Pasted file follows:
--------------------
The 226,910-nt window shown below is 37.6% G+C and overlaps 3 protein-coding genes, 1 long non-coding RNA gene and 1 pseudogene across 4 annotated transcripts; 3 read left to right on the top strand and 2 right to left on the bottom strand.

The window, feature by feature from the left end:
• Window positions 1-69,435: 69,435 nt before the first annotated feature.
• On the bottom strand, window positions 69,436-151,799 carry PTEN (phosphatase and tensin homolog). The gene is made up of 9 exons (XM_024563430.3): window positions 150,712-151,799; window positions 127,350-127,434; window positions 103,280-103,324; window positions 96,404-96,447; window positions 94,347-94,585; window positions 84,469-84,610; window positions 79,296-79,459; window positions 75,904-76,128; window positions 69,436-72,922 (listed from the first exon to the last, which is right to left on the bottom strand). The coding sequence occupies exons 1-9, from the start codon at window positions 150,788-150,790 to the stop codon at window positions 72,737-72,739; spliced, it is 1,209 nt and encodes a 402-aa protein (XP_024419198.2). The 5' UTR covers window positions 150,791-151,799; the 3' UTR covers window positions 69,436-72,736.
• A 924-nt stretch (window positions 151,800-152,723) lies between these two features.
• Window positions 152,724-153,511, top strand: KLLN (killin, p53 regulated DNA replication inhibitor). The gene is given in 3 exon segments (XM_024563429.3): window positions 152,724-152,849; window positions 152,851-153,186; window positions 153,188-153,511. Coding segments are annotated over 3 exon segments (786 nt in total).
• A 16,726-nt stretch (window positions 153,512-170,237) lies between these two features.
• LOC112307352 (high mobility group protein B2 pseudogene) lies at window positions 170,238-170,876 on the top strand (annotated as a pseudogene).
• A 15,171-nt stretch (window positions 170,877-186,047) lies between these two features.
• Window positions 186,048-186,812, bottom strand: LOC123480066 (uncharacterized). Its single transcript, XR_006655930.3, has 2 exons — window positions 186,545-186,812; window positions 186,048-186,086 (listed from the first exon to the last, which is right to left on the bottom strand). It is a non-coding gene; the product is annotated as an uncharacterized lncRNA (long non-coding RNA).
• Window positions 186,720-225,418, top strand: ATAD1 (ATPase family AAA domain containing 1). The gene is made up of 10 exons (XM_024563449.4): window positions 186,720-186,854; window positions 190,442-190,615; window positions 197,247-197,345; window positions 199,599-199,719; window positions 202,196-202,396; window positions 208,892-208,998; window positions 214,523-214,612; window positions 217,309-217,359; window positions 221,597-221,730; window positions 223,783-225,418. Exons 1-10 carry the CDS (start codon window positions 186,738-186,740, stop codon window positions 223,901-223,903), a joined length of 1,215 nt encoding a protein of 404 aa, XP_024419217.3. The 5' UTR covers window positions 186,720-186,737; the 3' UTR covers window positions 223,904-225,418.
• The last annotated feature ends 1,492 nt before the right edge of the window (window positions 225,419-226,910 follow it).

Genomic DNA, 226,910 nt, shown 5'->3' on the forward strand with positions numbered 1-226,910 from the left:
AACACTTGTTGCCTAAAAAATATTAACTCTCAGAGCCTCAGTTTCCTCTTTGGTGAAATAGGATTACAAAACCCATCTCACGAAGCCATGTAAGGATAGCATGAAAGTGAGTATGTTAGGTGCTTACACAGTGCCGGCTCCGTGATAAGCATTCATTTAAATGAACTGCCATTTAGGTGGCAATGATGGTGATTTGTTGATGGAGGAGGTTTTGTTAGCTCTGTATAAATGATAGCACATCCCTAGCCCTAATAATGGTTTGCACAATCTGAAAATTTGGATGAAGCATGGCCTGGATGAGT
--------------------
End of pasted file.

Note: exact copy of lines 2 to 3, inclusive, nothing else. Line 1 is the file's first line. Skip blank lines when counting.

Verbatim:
The window, feature by feature from the left end:
• Window positions 1-69,435: 69,435 nt before the first annotated feature.